Question: I attended the open practice on Jan. 13. At one point (Kings coach) Reggie Theus quipped that he is paged whenever you are in the building. Do you take that as a compliment, a cause for concern, or none of the above? - Rob, Roseville, Calif.
Answer: Well considering he doesn't control my playing time, there's nothing to be concerned about. That was Reggie being Reggie, the showman who never met a microphone he didn't like. I had to correct his pronunciation later, telling him that it's a long A in A-mick, not Am-ick, like he said. And as for his beat writer GPS system, there's a can't-miss method in place already: look for the car that's grossly out of place in the player's parking lot and that means I'm there.
All in all, I thought he did a heck of a job with what was a tricky setup. While so many NBA coaches have been griping about being miked during games and in the locker rooms as is the new trend for TV, here's Theus willing to do this. He was able to entertain the 9,062 on hand and not go too far at the same time to call out certain players or get too personal with his comments.
Considering they were coming off a bad loss, though, you knew there would have to be some reference to bad play. And there was. When the Kings were running through one half-speed type drill, Theus - whose team gave up 23 turnovers in the Saturday loss to the Pacers - said, "This is about the only time they won't turn it over."
During a defensive drill, he discussed how the coaching staff breaks down the way in which they were beaten defensively after every game, and Theus shared the gory details.
"We got beat to the middle (down the lane on drives) 20 times," he said.
You couldn't beat this event, though. It was very cool to see folks enjoy the heck out of something for free.
Question: Which game will Kevin Martin be starting? And do you think once Mike Bibby comes back (on Wednesday) that he will be traded? What are the likely destinations? - Ronald G, Santo Domingo
Answer: Kevin's starting status is day by day, and Theus said on Sunday that he didn't have any plans to change the lineup for Monday's game against Dallas. And, yes, Mike could certainly be moved not long after he comes back. I could still see it happening quickly if Mike comes back and plays like his old self. As for suitors, Cleveland and Miami remain the most likely. And as for the recent buzz that if the Kings demand the Cavs take Kenny Thomas in a Bibby deal, then it wouldn't go down, that would shock no one. It all comes down to how badly Cavs GM Danny Ferry wants Mike, although he could certainly be putting his franchise in even worse salary cap hell by taking on too much just to get a hired gun like Bibby.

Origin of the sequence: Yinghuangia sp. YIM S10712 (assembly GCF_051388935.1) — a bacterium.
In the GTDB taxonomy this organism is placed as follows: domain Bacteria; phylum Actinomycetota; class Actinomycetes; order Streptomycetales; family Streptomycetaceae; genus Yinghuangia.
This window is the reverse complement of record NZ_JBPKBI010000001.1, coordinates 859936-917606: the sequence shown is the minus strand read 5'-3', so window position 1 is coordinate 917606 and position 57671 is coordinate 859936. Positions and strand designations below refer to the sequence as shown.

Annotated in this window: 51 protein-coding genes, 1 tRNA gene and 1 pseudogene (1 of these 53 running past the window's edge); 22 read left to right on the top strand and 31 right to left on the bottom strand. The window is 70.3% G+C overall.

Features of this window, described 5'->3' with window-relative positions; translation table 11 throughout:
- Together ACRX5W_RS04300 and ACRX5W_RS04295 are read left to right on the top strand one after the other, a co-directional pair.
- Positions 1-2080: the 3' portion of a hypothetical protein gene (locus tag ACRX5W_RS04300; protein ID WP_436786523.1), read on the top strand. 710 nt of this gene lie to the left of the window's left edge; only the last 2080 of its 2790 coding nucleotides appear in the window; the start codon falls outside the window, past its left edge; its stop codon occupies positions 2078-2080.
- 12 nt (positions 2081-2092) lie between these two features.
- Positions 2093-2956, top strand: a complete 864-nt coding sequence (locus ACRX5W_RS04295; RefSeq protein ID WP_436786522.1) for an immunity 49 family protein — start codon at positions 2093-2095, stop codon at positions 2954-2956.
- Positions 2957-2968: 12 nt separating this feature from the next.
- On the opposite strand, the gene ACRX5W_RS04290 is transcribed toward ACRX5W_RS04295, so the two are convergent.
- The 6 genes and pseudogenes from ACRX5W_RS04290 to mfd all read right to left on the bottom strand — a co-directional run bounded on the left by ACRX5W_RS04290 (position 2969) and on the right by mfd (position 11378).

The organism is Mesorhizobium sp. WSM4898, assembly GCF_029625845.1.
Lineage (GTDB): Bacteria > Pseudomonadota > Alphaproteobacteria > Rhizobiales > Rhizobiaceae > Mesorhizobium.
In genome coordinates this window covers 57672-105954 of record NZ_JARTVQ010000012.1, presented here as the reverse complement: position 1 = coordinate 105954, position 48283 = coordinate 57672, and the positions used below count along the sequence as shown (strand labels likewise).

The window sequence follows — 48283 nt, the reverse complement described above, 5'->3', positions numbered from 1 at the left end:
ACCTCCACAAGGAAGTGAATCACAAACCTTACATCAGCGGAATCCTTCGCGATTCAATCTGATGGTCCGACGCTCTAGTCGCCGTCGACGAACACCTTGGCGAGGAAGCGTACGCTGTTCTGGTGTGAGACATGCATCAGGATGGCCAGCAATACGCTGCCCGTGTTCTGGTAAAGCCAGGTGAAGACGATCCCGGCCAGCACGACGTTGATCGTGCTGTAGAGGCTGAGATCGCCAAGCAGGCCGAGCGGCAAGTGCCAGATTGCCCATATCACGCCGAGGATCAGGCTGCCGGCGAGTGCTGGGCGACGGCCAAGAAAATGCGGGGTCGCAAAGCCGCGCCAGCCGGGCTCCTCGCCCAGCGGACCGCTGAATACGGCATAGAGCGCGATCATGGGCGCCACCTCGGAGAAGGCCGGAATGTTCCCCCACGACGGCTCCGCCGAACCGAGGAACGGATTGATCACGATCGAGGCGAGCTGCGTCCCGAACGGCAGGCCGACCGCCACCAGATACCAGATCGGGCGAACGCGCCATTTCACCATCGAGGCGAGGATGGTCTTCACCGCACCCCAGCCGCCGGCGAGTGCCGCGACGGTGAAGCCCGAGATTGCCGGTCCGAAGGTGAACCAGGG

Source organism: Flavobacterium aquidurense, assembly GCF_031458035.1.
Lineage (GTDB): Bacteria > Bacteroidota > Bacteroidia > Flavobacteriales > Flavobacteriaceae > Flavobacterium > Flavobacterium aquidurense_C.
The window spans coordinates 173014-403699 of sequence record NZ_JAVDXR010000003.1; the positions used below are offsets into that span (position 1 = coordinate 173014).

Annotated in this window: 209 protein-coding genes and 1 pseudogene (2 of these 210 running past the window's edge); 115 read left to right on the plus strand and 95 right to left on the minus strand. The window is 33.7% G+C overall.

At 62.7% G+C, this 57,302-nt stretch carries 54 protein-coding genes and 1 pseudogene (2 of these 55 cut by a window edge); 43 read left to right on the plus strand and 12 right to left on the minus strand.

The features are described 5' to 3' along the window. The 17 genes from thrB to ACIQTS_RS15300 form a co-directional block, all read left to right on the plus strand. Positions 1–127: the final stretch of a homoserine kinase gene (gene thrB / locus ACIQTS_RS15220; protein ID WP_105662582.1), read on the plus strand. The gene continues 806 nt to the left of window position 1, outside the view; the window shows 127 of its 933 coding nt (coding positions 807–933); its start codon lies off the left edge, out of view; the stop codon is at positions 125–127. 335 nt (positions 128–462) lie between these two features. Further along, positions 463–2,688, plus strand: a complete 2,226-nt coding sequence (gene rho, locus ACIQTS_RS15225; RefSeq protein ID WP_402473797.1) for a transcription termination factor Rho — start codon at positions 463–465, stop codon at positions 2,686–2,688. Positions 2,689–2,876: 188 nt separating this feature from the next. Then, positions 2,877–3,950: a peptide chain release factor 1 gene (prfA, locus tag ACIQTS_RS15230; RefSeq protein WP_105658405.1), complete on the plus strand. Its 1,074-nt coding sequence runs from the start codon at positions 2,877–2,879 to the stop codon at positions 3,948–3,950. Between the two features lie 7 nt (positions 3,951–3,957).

Question: What do you see the Kings doing this offseason in free agency and the draft? It looks like they are in dying need of a good power forward. - Glenn, Sacramento
Answer: I can't even get close to answering that one Glenn. You're a few chess moves ahead of yourself. You're spot on, though, in the sense that they want to upgrade the power forward spot. That's a major priority for the near future.
Question: There has been much talk about Bibby and Martin having to earn their spots back in the lineup. My observation is that their replacements haven't exactly earned their way into the lineup, other than being healthy when the others got hurt. Okay, John Salmons and Beno Udrih have played well, but not necessarily better than Bibby or Martin -- I think that Bibby was playing great in the preseason before he got hurt, and Martin was a top five scorer before he got hurt. What's your take on this issue? - Spencer Wong, Sacramento